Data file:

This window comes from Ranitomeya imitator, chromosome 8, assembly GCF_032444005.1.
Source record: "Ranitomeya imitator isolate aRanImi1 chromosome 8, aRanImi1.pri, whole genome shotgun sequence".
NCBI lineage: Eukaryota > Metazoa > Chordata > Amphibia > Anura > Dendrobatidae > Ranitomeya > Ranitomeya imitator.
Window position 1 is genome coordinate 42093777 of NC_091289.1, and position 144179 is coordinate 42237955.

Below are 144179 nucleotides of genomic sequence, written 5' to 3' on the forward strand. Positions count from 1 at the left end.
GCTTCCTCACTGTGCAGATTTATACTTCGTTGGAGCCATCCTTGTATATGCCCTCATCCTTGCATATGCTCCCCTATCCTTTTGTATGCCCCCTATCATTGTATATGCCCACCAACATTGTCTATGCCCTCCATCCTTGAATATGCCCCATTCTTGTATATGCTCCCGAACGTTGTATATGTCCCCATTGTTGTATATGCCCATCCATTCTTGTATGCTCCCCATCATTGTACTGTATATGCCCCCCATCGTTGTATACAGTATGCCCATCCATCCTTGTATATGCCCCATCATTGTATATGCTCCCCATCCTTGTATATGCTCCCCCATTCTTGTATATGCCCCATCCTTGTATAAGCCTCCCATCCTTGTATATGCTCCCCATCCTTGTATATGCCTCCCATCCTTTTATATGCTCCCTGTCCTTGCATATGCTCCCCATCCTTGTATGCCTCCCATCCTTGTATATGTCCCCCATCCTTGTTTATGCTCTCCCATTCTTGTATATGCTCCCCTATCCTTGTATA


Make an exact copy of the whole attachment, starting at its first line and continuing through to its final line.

This window comes from Ranitomeya imitator, chromosome 8, assembly GCF_032444005.1.
Source record: "Ranitomeya imitator isolate aRanImi1 chromosome 8, aRanImi1.pri, whole genome shotgun sequence".
NCBI lineage: Eukaryota > Metazoa > Chordata > Amphibia > Anura > Dendrobatidae > Ranitomeya > Ranitomeya imitator.
Window position 1 is genome coordinate 42093777 of NC_091289.1, and position 144179 is coordinate 42237955.

Below are 144179 nucleotides of genomic sequence, written 5' to 3' on the forward strand. Positions count from 1 at the left end.
GCTTCCTCACTGTGCAGATTTATACTTCGTTGGAGCCATCCTTGTATATGCCCTCATCCTTGCATATGCTCCCCTATCCTTTTGTATGCCCCCTATCATTGTATATGCCCACCAACATTGTCTATGCCCTCCATCCTTGAATATGCCCCATTCTTGTATATGCTCCCGAACGTTGTATATGTCCCCATTGTTGTATATGCCCATCCATTCTTGTATGCTCCCCATCATTGTACTGTATATGCCCCCCATCGTTGTATACAGTATGCCCATCCATCCTTGTATATGCCCCATCATTGTATATGCTCCCCATCCTTGTATATGCTCCCCCATTCTTGTATATGCCCCATCCTTGTATAAGCCTCCCATCCTTGTATATGCTCCCCATCCTTGTATATGCCTCCCATCCTTTTATATGCTCCCTGTCCTTGCATATGCTCCCCATCCTTGTATGCCTCCCATCCTTGTATATGTCCCCCATCCTTGTTTATGCTCTCCCATTCTTGTATATGCTCCCCTATCCTTGTATA